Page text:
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Life happens. Sometimes good and sometimes not so good. This is an exploration of life and all that interests me. I am a therapist working in Norwich, Norfolk, UK. I'm fascinated in the world around me and how people deal with and relate to it. I like to further my knowledge of people, psychology and more. Please join me on my journey.

Friday, 7 October 2016

World Mental Health Day 2016:10th October


Each year on 10th of October, World Mental Health Day is held in order to raise awareness of Mental Health issues. 

This year's theme of Psychological First Aid in crisis situations seems particularly pertinent, given Hurricane Matthew and it's path of destruction. Psychological First Aid is is not just about professionals providing support for someone who experiences a traumatic event. It is also about everyday people and how they can provide support without needing to be a fully qualified counsellor. 

Please take a look at the link here for World Health Organisation information on World Mental Health Day. 

One of the things people get concerned over is worrying what they do or say to those involved in a traumatic event. What do you say if someone has just lost a family member, witnessed something devastating happening or have just lost their home /way of life? 

Here's a list of things NOT to say or do:

  • Don’t pressure someone to tell their story.
  • Don’t interrupt or rush someone’s story.
  • Don’t give your opinions of the person’s situation, just listen.
  • Don’t touch the person if you’re not sure it is appropriate to do so.
  • Don’t judge what they have or haven’t done, or how they are feeling
  • Don’t say…”You shouldn't feel that way.” or “You should feel lucky you survived.”
  • Don’t make up things you don’t know.
  • Don’t use too technical terms. 
  • Don’t tell them someone else’s story. 
  • Don’t talk about your own troubles. 
  • Don’t give false promises or false reassurances. 
  • Don’t feel you have to try to solve all the person’s problems for them.
  • Don’t take away the person’s strength and sense of being able to care for themselves.
Here's a list of things to say and do:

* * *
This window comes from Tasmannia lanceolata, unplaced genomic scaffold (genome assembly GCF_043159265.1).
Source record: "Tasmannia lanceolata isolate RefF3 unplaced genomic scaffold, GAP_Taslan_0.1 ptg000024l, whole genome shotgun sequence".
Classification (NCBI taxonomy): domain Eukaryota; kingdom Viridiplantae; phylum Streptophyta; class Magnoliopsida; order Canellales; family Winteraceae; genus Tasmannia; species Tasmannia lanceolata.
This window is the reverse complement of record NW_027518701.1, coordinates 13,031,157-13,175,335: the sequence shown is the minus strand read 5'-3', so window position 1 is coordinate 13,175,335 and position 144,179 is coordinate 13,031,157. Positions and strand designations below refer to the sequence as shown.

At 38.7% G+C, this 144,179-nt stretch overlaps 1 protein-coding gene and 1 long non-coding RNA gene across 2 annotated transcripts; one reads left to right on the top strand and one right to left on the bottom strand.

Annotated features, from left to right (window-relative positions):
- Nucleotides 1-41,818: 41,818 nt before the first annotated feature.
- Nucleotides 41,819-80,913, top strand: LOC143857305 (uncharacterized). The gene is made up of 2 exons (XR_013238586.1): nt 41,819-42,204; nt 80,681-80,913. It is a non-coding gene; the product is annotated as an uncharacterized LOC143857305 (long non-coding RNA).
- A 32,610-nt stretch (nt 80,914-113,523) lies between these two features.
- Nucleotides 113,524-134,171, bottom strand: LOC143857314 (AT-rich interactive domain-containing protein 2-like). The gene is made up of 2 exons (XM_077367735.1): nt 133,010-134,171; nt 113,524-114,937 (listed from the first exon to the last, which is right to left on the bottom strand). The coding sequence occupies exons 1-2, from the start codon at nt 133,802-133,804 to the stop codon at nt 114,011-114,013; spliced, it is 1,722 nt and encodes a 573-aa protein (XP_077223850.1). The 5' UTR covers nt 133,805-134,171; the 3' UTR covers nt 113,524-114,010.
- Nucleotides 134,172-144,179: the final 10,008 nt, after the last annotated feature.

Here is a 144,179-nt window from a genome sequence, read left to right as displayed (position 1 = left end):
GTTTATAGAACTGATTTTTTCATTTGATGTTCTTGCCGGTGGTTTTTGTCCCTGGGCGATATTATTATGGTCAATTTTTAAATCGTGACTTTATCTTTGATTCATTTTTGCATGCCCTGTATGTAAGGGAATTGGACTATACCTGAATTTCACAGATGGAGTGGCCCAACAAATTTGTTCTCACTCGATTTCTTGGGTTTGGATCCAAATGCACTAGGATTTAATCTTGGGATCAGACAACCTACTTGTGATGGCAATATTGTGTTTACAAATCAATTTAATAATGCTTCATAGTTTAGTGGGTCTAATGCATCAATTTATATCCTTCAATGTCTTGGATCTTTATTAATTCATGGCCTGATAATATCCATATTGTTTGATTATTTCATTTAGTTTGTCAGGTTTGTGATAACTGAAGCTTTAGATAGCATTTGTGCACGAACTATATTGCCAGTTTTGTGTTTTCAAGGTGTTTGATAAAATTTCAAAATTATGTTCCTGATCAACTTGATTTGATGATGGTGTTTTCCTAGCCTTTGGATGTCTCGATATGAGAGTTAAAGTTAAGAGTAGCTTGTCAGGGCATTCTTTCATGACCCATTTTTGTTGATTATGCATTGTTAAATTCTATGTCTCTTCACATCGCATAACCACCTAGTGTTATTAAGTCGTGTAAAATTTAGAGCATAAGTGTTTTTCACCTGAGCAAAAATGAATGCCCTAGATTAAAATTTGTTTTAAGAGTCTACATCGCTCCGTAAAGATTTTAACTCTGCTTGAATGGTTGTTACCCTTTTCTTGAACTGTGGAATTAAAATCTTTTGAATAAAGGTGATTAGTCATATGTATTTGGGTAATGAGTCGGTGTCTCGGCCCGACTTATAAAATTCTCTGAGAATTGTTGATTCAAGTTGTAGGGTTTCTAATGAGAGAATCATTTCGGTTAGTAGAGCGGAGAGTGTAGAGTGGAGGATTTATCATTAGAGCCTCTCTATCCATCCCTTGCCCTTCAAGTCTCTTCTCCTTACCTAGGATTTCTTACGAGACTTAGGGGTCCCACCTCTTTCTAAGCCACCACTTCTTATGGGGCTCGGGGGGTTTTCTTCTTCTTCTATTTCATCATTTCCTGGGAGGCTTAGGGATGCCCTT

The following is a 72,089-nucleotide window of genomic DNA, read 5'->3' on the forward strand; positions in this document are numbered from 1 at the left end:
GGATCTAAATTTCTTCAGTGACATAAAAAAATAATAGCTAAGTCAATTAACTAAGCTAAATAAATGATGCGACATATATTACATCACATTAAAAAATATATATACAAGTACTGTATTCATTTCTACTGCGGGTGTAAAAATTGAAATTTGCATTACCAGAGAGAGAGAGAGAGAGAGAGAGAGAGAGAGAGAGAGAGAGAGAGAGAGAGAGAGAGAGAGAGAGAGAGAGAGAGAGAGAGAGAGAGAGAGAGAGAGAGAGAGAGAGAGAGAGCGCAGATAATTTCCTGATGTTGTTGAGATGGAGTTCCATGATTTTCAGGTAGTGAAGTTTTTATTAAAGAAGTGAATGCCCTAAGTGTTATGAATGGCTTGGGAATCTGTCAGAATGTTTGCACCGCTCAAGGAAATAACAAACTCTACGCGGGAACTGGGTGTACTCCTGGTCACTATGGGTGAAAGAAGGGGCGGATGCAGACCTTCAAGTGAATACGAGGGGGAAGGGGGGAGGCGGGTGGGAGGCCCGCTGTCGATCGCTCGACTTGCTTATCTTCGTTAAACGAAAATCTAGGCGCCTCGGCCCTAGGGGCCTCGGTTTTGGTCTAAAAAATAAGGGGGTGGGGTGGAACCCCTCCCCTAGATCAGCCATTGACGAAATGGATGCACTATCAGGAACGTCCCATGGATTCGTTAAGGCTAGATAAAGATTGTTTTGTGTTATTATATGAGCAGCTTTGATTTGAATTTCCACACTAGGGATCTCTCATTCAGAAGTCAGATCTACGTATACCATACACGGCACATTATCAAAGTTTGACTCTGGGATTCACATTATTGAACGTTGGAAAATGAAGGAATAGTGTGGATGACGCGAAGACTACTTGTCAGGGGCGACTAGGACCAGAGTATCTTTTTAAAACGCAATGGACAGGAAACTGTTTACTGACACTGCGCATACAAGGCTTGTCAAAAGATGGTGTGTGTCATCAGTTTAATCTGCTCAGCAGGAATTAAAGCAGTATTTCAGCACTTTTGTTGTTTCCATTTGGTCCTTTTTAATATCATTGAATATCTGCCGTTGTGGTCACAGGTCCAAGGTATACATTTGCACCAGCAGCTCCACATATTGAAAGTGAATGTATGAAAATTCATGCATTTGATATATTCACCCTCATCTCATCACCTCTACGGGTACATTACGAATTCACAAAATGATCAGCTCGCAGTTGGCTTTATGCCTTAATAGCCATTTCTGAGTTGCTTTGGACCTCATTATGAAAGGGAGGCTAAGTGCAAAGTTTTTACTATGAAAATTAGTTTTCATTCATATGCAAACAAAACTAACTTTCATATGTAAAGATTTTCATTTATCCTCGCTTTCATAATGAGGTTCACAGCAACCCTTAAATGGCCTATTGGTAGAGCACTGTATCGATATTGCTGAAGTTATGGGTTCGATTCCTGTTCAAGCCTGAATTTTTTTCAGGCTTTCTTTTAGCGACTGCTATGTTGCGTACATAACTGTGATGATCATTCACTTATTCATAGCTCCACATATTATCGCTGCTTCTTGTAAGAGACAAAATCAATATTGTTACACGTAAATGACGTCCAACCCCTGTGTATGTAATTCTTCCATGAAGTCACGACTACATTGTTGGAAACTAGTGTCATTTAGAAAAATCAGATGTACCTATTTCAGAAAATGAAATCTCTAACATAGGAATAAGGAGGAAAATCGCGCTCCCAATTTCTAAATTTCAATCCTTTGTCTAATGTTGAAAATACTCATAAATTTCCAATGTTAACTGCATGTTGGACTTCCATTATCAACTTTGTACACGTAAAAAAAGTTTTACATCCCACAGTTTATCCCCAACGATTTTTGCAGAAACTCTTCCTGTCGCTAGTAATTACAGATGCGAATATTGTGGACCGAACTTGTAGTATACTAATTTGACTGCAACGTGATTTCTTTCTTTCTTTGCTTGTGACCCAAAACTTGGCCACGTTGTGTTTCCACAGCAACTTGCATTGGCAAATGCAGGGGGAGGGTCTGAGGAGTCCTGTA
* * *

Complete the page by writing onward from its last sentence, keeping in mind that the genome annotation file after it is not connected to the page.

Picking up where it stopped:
• Try to find a quiet place to talk and minimize outside distractions. 
  • Stay near the person but keep an appropriate distance depending on their age, gender and culture. 
  • Let them know you hear what they are saying, for example, nod your head and stay attentive. 
  • Be patient and calm. 
  • Provide factual information IF you have it. Be honest about what you know and what you don’t know. “I don’t know but I will try to find out about that for you.” 
  • Give information in a way the person can understand - keep it simple. 
  • Acknowledge how they are feeling, and any losses or important events they share with you, such as loss of home or death of a loved one. “I’m so sorry… ” 
  • Respect privacy. Keep the person’s story confidential, especially when they disclose very private events. 
  • Acknowledge the person’s strengths and how they have helped themselves. 
 How to Help Responsibly
Adapt what you do to take account of the person’s culture
Respect safety, dignity and rights
Safety: don’t expose people to further harm, ensure (as best you can) they are safe and protected from further physical or psychological harm
Dignity: treat people with respect and according to their cultural and social norms
Rights: act only in people’s best interest, ensure access to impartial assistance without discrimination, assist people to claim their rights and access available support
Be aware of other emergency response measures
Care for caregivers: practice self-care and team-care (if working as part of rescue team/ services)

How you can help responsibly and ethically. The Do's
  • Do listen, without judgement. 
  • Do be honest and trustworthy.
  • Do respect a person’s right to make their own decisions.
  • Do be aware of and set aside your own biases and prejudices.
  • Do make it clear to people that even if they refuse help now, they can still access help in the future.
  • Do respect privacy and keep the person’s story confidential, as appropriate.
  • Do behave appropriately according to the person’s culture, age and gender.
None of us know exactly what is going on in people's lives, this might be at work or personally. We may fail to spot telltale signs of someone feeling under par and may be suffering with mental health. Many employers nowadays understand the importance of open communication and support of mental health issues. 

The message of how we can help each other to feel mentally resilient and supported, even if we do so in small ways, hopefully will filter through into workplaces and society as a whole. Removing the stigma attached to mental health includes learning to accept the role we all have to play, and the little things we can do, to putting a stop to someone feeling stigmatised.

Thank you for taking the time to read. I have added links to various organisations that are doing a great job in raising awareness of mental health issues now and throughout the year, including the advice on what to do/ say above (details of which taken from WHO slides).

Angie
    

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About the Author: Angie works as a hypnotherapist, counsellor and coach at the Norfolk Clinic Complementary Healthcare Clinic, 38-40 Magdalen Road, Norwich, NR3 4AG. 
Call Angie directly on 07773 610816 or email info@angiegiles.co.uk 
Angie offers a free initial consultation to find out more. 

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